Race Recap: The San Diego 100 — ‘Buckling’ Under Pressure

The San Diego 100 was my first 100-mile attempt last year. Though I dropped at mile 64, I vowed to return in 2015 and avenge my DNF … and this past weekend, I did just that.

After finishing the Zion 100 in April, I knew the name of the game would be to take it easy between the two races and focus on cross training and short, hilly runs. From Zion to SD I bet I only put in 50 miles on the trails. While my legs were still tired, my mind was ready to go. I’d been thinking about coming back to the SD100 ever since last year, where I found myself in the back of a pickup truck at 2 a.m., being driven out of Pine Creek (mile 64) with a truckload of others who had dropped.

Fast forward to 6/5/2015. C and I were once again on our way back out to Julian to get checked into our hotel before the pre-race brief. Once again, Race Director Scott Mills outdid himself. Check-in was smooth, and all runners were greeted by an incredibly kind army of volunteers, not to mention one of the best swag bags I’d ever seen at an ultra. But while all the swag was great, I wanted to come home with one thing: a buckle.

After the race brief, a few of us went out to dinner before calling it a night. Though I’d slept well all week, the only thing I could think about the night before was that I was back … at the San Diego 100 and that I desperately wanted to cross that finish line.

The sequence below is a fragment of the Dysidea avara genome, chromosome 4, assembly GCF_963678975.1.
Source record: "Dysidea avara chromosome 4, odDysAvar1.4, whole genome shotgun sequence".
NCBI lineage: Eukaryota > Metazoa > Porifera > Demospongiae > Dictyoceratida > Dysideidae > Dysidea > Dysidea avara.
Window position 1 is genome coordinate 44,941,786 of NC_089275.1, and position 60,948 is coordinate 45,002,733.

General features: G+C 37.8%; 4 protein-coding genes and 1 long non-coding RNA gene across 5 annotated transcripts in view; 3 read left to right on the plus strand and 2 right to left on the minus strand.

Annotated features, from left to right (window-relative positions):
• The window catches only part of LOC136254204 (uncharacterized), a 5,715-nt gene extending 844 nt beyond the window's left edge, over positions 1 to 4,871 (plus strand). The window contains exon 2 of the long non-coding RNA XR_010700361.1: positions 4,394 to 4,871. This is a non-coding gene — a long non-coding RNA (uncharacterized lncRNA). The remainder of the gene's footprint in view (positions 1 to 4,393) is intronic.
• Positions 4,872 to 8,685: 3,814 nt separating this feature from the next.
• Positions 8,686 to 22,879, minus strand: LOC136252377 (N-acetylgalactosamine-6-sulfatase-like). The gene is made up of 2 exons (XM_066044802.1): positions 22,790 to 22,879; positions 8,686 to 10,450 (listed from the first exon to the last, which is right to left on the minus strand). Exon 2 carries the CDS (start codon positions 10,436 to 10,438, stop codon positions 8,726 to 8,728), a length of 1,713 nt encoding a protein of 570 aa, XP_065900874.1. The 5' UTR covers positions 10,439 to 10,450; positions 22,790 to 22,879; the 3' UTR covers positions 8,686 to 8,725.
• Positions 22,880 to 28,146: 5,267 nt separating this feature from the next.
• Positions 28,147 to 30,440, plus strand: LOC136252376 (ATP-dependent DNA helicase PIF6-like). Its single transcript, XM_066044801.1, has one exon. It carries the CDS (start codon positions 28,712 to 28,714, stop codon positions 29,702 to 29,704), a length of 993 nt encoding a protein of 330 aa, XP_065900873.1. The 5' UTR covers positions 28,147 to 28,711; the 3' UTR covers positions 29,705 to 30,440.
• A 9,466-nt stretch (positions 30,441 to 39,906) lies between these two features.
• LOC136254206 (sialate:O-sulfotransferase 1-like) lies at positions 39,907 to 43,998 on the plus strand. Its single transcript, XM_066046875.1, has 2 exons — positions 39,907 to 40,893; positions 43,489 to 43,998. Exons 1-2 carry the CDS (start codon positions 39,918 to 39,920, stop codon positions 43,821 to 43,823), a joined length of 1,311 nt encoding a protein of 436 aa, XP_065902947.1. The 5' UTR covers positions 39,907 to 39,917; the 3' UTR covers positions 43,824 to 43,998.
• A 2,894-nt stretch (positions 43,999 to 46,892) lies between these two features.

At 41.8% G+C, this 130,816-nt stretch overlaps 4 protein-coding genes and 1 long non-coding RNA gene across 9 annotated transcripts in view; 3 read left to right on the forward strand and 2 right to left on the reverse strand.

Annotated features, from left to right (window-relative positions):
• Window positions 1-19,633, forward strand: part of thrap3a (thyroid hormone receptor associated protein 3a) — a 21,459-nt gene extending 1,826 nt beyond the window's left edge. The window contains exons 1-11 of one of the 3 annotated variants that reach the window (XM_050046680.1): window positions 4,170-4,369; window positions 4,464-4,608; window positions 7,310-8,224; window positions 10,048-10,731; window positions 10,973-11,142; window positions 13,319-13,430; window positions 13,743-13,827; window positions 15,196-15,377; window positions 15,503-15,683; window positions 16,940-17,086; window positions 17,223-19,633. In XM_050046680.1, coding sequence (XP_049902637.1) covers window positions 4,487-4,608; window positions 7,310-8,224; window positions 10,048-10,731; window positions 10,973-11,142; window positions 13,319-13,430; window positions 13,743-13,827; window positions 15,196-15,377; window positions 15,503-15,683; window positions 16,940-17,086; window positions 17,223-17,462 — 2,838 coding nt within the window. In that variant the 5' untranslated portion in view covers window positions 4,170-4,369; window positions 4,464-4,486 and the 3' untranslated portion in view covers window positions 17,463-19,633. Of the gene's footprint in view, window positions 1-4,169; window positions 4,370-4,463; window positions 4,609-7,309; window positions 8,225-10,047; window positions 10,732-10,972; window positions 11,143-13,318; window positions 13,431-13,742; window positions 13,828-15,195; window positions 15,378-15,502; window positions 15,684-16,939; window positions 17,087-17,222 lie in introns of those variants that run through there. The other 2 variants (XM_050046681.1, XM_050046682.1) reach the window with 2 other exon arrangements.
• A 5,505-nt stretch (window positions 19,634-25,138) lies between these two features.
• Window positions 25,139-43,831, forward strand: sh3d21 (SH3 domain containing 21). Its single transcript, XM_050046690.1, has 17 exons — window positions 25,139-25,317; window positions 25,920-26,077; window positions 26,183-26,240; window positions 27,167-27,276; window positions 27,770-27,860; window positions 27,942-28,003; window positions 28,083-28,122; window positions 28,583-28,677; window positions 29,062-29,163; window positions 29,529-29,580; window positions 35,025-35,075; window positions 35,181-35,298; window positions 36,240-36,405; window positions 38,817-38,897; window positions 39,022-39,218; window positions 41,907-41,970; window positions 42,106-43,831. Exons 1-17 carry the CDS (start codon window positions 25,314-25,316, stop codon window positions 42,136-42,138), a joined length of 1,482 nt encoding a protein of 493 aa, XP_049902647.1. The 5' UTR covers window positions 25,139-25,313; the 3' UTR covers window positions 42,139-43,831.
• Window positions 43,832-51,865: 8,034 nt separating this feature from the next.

Race Day

San Diego 100-Miler
Us at the start

231 runners showed up to test their mettle against the challenging-yet-beautiful course. The race has 13,000+ feet of gain, a 32-hour cutoff and takes runners through Lake Cuyamaca, Mount Laguna, the Pacific Crest Trail and Noble Canyon, before returning to the start line. Exposure, wind, challenging terrain and almost always unpredictable weather add another layer of difficulty to an already demanding course. According to the forecast, we were in for some of the best weather the race had ever seen. So, we had that going for us.

San Diego 100-Miler
Elevation profile of the San Diego 100

At 6 a.m., we were off … and I quickly settled in toward the back. I knew if I wanted any shot at finishing this thing I needed to be honest with myself about my pace, nutrition and the fact that I still had “Zion Fatigue” in my legs.

This Looks Familiar

Runners were faced with a long, steady climb up Middle Peak right out of the gate. I fell in line with my good buddy Mark and we talked about our strategies for managing the day (note: both “strategies” would be blown up by mile 40). Once atop Middle Peak, I took some time to take in the view before running down the back side and right into and through Paso Picacho aid, mile 7.1. I was right on pace with last year.

From Paso it was up and over Stonewall Peak, and then a nice stretch through the meadow to Chambers 1. By now the party of the conga line had all but disappeared and runners were beginning to settle in for the journey ahead. I left the pirate-themed and ever-so-gracious Chambers aid station and headed across some rolling fire road and single track before arriving at Pedro Fages (mile 18.6). With about an hour in the bank, I was feeling good and continued on. Before I knew it, I was running into Sunrise 1, AKA “The Dog Pound”.